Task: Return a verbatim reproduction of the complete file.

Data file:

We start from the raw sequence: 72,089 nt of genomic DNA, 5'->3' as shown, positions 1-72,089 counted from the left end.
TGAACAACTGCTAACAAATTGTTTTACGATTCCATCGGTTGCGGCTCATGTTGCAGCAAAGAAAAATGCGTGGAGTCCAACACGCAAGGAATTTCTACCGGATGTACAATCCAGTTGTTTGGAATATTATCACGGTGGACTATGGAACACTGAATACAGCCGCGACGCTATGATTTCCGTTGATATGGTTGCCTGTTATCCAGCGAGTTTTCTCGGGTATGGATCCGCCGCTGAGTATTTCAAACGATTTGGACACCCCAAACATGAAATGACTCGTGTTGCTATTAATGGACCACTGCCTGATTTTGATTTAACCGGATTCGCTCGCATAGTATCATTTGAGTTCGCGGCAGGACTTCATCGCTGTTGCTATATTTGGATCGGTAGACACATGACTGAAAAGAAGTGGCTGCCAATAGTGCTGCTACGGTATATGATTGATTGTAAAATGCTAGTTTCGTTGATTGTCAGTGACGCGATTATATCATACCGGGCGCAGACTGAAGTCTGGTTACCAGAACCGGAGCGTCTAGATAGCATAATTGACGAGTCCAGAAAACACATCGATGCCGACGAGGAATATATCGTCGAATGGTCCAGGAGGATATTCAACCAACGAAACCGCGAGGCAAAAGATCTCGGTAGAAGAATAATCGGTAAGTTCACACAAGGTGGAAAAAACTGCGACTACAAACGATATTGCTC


We start from the raw sequence: 72,089 nt of genomic DNA, 5'->3' as shown, positions 1-72,089 counted from the left end.
TGAACAACTGCTAACAAATTGTTTTACGATTCCATCGGTTGCGGCTCATGTTGCAGCAAAGAAAAATGCGTGGAGTCCAACACGCAAGGAATTTCTACCGGATGTACAATCCAGTTGTTTGGAATATTATCACGGTGGACTATGGAACACTGAATACAGCCGCGACGCTATGATTTCCGTTGATATGGTTGCCTGTTATCCAGCGAGTTTTCTCGGGTATGGATCCGCCGCTGAGTATTTCAAACGATTTGGACACCCCAAACATGAAATGACTCGTGTTGCTATTAATGGACCACTGCCTGATTTTGATTTAACCGGATTCGCTCGCATAGTATCATTTGAGTTCGCGGCAGGACTTCATCGCTGTTGCTATATTTGGATCGGTAGACACATGACTGAAAAGAAGTGGCTGCCAATAGTGCTGCTACGGTATATGATTGATTGTAAAATGCTAGTTTCGTTGATTGTCAGTGACGCGATTATATCATACCGGGCGCAGACTGAAGTCTGGTTACCAGAACCGGAGCGTCTAGATAGCATAATTGACGAGTCCAGAAAACACATCGATGCCGACGAGGAATATATCGTCGAATGGTCCAGGAGGATATTCAACCAACGAAACCGCGAGGCAAAAGATCTCGGTAGAAGAATAATCGGTAAGTTCACACAAGGTGGAAAAAACTGCGACTACAAACGATATTGCTC